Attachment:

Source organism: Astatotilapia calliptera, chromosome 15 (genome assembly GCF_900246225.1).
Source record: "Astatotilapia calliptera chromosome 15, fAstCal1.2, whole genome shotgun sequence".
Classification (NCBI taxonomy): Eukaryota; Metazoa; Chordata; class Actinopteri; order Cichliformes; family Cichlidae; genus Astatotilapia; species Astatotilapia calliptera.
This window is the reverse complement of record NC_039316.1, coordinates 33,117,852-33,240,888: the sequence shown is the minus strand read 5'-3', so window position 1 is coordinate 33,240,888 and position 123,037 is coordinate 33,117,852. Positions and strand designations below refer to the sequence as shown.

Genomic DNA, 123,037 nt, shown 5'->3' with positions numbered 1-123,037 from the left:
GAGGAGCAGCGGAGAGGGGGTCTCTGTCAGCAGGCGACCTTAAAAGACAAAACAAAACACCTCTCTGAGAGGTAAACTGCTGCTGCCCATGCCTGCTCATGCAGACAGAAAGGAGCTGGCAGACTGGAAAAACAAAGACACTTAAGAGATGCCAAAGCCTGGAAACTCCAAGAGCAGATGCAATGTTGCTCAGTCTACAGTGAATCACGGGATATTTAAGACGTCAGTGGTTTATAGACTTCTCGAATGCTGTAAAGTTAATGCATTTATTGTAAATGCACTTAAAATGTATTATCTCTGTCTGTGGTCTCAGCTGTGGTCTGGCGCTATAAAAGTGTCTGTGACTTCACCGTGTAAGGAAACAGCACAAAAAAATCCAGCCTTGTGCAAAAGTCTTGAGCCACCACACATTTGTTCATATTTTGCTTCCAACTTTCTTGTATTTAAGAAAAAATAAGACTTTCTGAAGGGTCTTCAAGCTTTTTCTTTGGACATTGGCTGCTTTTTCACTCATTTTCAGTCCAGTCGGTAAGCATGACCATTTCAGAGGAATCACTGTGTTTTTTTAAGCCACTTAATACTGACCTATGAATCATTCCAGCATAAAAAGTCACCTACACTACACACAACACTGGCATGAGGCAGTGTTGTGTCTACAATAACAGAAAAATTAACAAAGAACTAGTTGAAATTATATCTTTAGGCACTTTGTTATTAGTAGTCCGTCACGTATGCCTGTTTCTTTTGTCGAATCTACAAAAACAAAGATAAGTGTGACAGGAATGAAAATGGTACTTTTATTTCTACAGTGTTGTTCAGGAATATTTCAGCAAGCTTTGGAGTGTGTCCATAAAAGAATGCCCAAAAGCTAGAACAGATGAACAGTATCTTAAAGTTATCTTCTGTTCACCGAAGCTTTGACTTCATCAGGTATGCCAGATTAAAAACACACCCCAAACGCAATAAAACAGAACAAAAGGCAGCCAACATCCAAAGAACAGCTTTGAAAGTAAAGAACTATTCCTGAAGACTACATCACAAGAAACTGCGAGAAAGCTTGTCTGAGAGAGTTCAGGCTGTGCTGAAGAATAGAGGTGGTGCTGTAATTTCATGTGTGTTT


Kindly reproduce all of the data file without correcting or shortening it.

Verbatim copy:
Source organism: Astatotilapia calliptera, chromosome 15 (genome assembly GCF_900246225.1).
Source record: "Astatotilapia calliptera chromosome 15, fAstCal1.2, whole genome shotgun sequence".
Classification (NCBI taxonomy): Eukaryota; Metazoa; Chordata; class Actinopteri; order Cichliformes; family Cichlidae; genus Astatotilapia; species Astatotilapia calliptera.
This window is the reverse complement of record NC_039316.1, coordinates 33,117,852-33,240,888: the sequence shown is the minus strand read 5'-3', so window position 1 is coordinate 33,240,888 and position 123,037 is coordinate 33,117,852. Positions and strand designations below refer to the sequence as shown.

Genomic DNA, 123,037 nt, shown 5'->3' with positions numbered 1-123,037 from the left:
GAGGAGCAGCGGAGAGGGGGTCTCTGTCAGCAGGCGACCTTAAAAGACAAAACAAAACACCTCTCTGAGAGGTAAACTGCTGCTGCCCATGCCTGCTCATGCAGACAGAAAGGAGCTGGCAGACTGGAAAAACAAAGACACTTAAGAGATGCCAAAGCCTGGAAACTCCAAGAGCAGATGCAATGTTGCTCAGTCTACAGTGAATCACGGGATATTTAAGACGTCAGTGGTTTATAGACTTCTCGAATGCTGTAAAGTTAATGCATTTATTGTAAATGCACTTAAAATGTATTATCTCTGTCTGTGGTCTCAGCTGTGGTCTGGCGCTATAAAAGTGTCTGTGACTTCACCGTGTAAGGAAACAGCACAAAAAAATCCAGCCTTGTGCAAAAGTCTTGAGCCACCACACATTTGTTCATATTTTGCTTCCAACTTTCTTGTATTTAAGAAAAAATAAGACTTTCTGAAGGGTCTTCAAGCTTTTTCTTTGGACATTGGCTGCTTTTTCACTCATTTTCAGTCCAGTCGGTAAGCATGACCATTTCAGAGGAATCACTGTGTTTTTTTAAGCCACTTAATACTGACCTATGAATCATTCCAGCATAAAAAGTCACCTACACTACACACAACACTGGCATGAGGCAGTGTTGTGTCTACAATAACAGAAAAATTAACAAAGAACTAGTTGAAATTATATCTTTAGGCACTTTGTTATTAGTAGTCCGTCACGTATGCCTGTTTCTTTTGTCGAATCTACAAAAACAAAGATAAGTGTGACAGGAATGAAAATGGTACTTTTATTTCTACAGTGTTGTTCAGGAATATTTCAGCAAGCTTTGGAGTGTGTCCATAAAAGAATGCCCAAAAGCTAGAACAGATGAACAGTATCTTAAAGTTATCTTCTGTTCACCGAAGCTTTGACTTCATCAGGTATGCCAGATTAAAAACACACCCCAAACGCAATAAAACAGAACAAAAGGCAGCCAACATCCAAAGAACAGCTTTGAAAGTAAAGAACTATTCCTGAAGACTACATCACAAGAAACTGCGAGAAAGCTTGTCTGAGAGAGTTCAGGCTGTGCTGAAGAATAGAGGTGGTGCTGTAATTTCATGTGTGTTT